Though the lesson here would seem to be that simplicity of arrangement beats canned structure, we all know this isn't true. Showboats always win, as demonstrated by blues vultures Led Zeppelin. Though they championed the cause of simplicity and good riffs (some of these stolen wholesale from Chess songwriters) -- recall that other five-chop, three-note sequence on "Whole Lotta Love" -- their approach, which subsequently informed all of hard rock and metal and hence a lot of that stuff we know as "alternative," has absolutely nothing to do with sparsity. Listen to Zep's cover of "You Shook Me" after three hours of authentic electric blues. Between Robert Plant's silly shrilling and John Bonham's headstrong drum approach, the younger listener realizes that Led Zep was nothing less than the detonation of blues by a crude corn bomb. (Not that this is necessarily a bad thing. Plant's falsetto caterwaul remains entertaining no matter how silly it really is.) Even simplistic approach can become stilted and grandiose.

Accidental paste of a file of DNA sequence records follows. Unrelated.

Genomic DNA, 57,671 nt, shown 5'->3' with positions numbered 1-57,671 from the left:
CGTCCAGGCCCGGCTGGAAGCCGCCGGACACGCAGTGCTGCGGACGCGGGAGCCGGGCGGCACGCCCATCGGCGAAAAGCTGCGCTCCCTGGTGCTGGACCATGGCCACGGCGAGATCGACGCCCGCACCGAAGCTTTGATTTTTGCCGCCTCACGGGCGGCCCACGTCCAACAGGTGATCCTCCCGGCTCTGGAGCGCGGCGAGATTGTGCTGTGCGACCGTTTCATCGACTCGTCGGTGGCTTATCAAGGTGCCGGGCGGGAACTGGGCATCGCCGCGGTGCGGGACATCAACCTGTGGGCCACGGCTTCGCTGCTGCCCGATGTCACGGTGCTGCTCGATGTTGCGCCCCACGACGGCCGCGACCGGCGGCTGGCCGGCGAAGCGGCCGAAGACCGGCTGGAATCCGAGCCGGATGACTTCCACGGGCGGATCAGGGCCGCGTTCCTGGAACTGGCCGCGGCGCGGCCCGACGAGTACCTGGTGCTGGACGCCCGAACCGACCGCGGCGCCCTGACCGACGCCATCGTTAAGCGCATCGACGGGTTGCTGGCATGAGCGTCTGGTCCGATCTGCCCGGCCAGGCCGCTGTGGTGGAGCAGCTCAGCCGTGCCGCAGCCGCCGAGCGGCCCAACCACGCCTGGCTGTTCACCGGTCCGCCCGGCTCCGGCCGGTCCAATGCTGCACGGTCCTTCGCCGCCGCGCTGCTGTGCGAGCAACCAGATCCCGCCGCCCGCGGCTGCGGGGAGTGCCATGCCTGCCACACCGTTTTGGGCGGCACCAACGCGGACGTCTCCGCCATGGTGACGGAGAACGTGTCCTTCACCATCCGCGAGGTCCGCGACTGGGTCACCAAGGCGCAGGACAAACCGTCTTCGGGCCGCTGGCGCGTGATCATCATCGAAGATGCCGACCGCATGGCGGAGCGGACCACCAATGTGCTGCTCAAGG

The later blues recordings in the Chess series suffer from a growing sophistication and emphasis on flaunting; the 1947 to 1956 disc is much better than the 1957 to 1967 compilation, and less given to reliance on 12-bar form. There's even evidence that the blues began to be influenced by its own poor reflection, like Sonny Boy Williamson's "Help Me," a direct steal from Booker T. & the MGs' "Green Onions." The later recordings are more prone to extended noodling, bland form, and needless embellishment (like the incessantly tinkling barrelhouse piano). Even Waters begins to sound dull and showy on 12-bar numbers like "Take the Bitter With the Sweet," though his '62 version of "You Shook Me" still beats Led Zep's ham-handing.